It’s only fitting that a man with many leather-bound books such as Ron Burgundy would partake in a fundraiser to support a writing and tutoring center. Burgundy and the rest of the KVWN Channel 4 News Team — a.k.a. Will Ferrell and the cast of “Anchorman” — assembled on the Santa Monica College Performing Arts Center’s Broad Stage one final time Thursday night before stepping into the ’80s, when the legend continues next month.

With a little help from their friends, the original cast performed a live reading of “Anchorman” to benefit the nonprofit 826LA, which provides free afterschool tutoring and writing workshops for children.

“It’s only in L.A. that when you do a charity reading, it’s of a screenplay,” host Conan O’Brien said. “On the East Coast, it’s always a book of some merit. Here in L.A., it’s like, ‘Gather ’round literary types, I’d like to read ‘Bio-Dome 2.’”

The event was conceived by the movie’s writer-director Adam McKay, who narrated the script as stills from the film were projected behind the actors, and producer Judd Apatow, who’s supported the org for the last six years. Although 826 Valencia co-founder and writer Dave Eggers praised Apatow’s commitment to the cause — the previous fundraisers the filmmaker organized funded the opening of 826LA’s two locations in Echo Park and Mar Vista — everyone else had a bone to pick with him.

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“Ladies and gentleman, in 20 years of show business, I’ve never not been introduced,” O’Brien said as soon as he hit the stage. “Judd Apatow was supposed to do it. Three minutes ago, a guy I’ve never met with a headset said, ‘Judd’s not doing it, just go out there.’ That’s bulls**t.”

It’s safe to say that Jack Black was even more livid than O’Brien. The actor, who had a small role in “Anchorman” as the bad man who punted Baxter, wrote and performed a “special song” about not being cast in the film’s sequel. “I’m not in the f**kin’ movie,” “don’t ask me to sing a song at your s**tty event,” he belted as the audience erupted in laughter.

Earlier that night, Black had a few choice words for Paramount, which initially passed on “Anchorman 2.” The film will finally be released nationwide on Dec. 20 — almost a decade after the first movie hit theaters.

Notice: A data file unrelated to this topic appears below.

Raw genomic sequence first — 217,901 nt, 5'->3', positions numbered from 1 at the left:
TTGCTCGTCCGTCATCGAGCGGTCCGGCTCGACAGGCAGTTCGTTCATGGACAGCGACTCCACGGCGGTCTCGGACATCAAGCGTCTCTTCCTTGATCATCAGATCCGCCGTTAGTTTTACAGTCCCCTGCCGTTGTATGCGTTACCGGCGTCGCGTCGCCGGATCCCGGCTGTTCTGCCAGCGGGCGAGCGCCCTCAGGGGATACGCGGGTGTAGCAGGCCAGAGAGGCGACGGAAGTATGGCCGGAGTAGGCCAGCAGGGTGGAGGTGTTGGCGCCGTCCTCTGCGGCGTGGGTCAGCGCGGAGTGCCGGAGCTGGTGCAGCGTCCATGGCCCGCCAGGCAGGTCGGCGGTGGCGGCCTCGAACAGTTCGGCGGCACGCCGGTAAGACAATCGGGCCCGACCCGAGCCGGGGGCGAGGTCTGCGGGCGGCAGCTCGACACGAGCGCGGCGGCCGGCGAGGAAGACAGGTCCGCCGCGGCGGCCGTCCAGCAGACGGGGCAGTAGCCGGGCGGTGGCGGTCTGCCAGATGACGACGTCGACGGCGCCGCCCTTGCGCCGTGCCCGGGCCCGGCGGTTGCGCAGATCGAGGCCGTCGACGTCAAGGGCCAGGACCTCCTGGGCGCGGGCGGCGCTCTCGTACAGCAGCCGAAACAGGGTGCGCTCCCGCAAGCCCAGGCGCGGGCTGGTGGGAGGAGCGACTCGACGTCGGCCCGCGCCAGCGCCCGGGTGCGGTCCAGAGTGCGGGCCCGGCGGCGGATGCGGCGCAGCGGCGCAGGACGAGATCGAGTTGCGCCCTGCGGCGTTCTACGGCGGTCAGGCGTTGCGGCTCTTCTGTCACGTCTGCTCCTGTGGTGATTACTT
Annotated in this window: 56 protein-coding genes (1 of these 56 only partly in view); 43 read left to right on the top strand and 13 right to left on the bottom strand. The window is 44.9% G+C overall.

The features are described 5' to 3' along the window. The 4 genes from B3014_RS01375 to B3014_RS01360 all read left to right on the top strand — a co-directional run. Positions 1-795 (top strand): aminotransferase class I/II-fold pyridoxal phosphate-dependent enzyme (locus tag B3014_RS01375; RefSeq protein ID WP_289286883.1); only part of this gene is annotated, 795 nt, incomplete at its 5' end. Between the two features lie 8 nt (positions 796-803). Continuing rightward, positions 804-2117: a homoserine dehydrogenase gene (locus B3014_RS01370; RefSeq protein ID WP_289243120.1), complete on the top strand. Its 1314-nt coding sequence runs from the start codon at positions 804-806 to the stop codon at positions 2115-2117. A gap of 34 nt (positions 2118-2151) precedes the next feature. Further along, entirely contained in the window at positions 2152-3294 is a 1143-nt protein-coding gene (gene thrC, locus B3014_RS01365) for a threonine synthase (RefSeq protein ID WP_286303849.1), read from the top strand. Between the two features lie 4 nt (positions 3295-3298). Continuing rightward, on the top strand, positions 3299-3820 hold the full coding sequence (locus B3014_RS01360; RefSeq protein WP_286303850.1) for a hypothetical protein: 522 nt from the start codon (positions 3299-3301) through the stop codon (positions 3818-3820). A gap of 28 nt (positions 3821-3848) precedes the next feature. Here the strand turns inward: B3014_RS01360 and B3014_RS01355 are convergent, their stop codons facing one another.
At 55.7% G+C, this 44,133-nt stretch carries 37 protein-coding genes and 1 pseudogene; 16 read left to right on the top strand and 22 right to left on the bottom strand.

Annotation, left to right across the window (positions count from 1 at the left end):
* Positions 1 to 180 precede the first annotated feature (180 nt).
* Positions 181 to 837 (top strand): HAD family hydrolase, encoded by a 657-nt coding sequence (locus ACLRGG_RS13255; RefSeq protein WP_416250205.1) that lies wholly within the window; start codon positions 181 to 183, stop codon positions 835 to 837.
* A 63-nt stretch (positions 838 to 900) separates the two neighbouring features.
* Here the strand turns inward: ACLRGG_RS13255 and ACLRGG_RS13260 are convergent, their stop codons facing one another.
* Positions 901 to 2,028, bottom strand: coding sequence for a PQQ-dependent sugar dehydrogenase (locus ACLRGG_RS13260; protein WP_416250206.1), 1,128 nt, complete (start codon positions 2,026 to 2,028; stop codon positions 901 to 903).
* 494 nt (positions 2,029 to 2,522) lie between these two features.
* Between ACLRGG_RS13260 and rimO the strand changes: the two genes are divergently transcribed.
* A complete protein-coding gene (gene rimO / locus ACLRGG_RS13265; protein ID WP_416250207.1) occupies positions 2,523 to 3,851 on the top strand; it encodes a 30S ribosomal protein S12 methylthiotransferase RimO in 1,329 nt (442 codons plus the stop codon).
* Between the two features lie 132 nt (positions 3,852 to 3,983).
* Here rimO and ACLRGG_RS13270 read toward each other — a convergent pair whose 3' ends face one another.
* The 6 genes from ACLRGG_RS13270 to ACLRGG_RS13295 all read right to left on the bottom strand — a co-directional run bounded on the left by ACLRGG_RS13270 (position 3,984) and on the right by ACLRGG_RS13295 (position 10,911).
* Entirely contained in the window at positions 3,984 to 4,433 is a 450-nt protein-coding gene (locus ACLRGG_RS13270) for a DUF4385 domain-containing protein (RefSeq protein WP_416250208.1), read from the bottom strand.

“When I heard that they wanted to do it, everyone was in, except the studio was like, ‘Nah, it seems too extensive,’ I was just like ‘What kind of idiots are running this asylum?’” he said. “But then they finally did the right thing. They got it together, they’re like, ‘What are we, jackasses? Let’s make this movie.’”

While Black won’t appear in “Anchorman 2,” Harrison Ford, Kristen Wiig, James Marsden and John C. Reilly are among the A-listers who will make their debut in the second film.

“What surprised me most about all of the cameos on the second one was how game everyone was to try anything and how people didn’t want to leave,” Steve Carell said before the event. “It wasn’t as if people came in to Atlanta and wanted to get out of there or were watching the clock. Everyone wanted to stay as long as they could to soak up that environment.”

And it looks like Ron Burgundy will have a little competition from Drake’s character, who evidently also wants to be friends with Veronica Corningstone’s breathtaking heiney.

“It’s the top of the movie and we’re walking down the street in Jordache and looking ridiculous and he makes a comment about my butt,” Christina Applegate said about the scene she shares with Drake.

Before the cast took their seats arranged in a row on stage, they talked about being anxious about performing “Afternoon Delight” for the first time in 10 years. Paul Rudd was nervous to learn that Black was thrilled about hearing the medley.

“Well, Jack Black is a real singer so now the pressure’s on,” Rudd said. “Before, I thought it would be a funny, quirky thing, but if Jack Black is looking forward to it, I’m instantly panicked.”

But the foursome delivered at zero hour, with Rudd at the top of his game.